The most challenging part about being an experienced investor is uncovering your biases about how an industry or a company should work. In other words, the challenge is to be able to see reality objectively and for what it is and not what you want it to be. I refer to “experienced” investors in particular because experience makes you more susceptible to projecting your previous biases and mental models around how things should be, instead of objectively evaluating how things actually are. (Side note: This is true of life in general. Experience is both a boon and a curse – it allows you to learn from the past, but it also takes away the freshness and novelty of a beginner’s mind.)
For example, building financial models based on how you think the company should work might be the part that trips investors. You project financial models based on what industry benchmarks are, where you think the company can be more efficient, and what your thoughts around growth are. But in the midst of all of this, you may fail to see reality for what it is. You may fail to understand the actual reasons behind a company’s performance and that the growth trajectory may not be the one that you hold in your head. As such, you will end up making poor investment decisions and being intellectually dishonest.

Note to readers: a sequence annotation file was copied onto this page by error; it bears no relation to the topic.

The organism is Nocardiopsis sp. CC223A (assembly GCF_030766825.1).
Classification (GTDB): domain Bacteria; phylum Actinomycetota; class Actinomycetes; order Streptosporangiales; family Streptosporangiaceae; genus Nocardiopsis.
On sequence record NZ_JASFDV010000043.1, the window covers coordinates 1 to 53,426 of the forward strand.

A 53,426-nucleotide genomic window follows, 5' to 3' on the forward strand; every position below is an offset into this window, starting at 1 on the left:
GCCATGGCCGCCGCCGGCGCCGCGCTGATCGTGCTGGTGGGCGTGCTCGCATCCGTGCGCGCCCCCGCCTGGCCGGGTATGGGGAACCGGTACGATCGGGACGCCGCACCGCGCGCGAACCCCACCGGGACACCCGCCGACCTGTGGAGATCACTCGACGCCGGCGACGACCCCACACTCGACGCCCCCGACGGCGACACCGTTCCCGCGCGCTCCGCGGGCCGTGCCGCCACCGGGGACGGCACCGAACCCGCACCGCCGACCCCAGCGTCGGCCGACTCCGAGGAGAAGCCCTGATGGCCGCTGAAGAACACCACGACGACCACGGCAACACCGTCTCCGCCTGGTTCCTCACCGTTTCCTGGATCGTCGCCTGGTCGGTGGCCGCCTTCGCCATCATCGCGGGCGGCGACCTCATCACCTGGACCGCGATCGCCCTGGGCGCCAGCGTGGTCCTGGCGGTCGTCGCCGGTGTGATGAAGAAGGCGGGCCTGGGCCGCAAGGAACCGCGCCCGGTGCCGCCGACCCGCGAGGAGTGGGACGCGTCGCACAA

Great investors are able to see reality for what it is. They are able to think and invest in an objective manner.
On the other hand, being an entrepreneur means making the reality you want. It requires a balance of dreaming and being realistic at the same time. Entrepreneurs hold dreams of the reality they want, and then go out there and make that reality come true. So, how do they make this “reality come true”? Ironically enough, creating your own reality requires embracing reality. (Now I’m sure I’ve confused you, so let me explain.)
I’m not saying that successful entrepreneurs are realistic. In fact, some of the greatest entrepreneurs probably think in the most “unrealistic” way (i.e. Steve Jobs). But I do think that they are very objective about what it takes to accomplish their seemingly unrealistic dreams. In other words, they dream unrealistically, but accomplish realistically.
To sum it up, I think the difference between an investor vs. an entrepreneur’s frame of mind may be that one (investor) sees reality whereas the other (entrepreneur) makes reality.
This brings me to the point that the common thread between great investors and entrepreneurs is objectivity. And I believe this translates to all areas of life. One of the keys to greatness lies in training yourself to do everything in an objective manner. Again, it does not mean not killing your craziest dreams and fantasies – it means being realistic about what it takes to achieve those dreams and then going out there and doing it!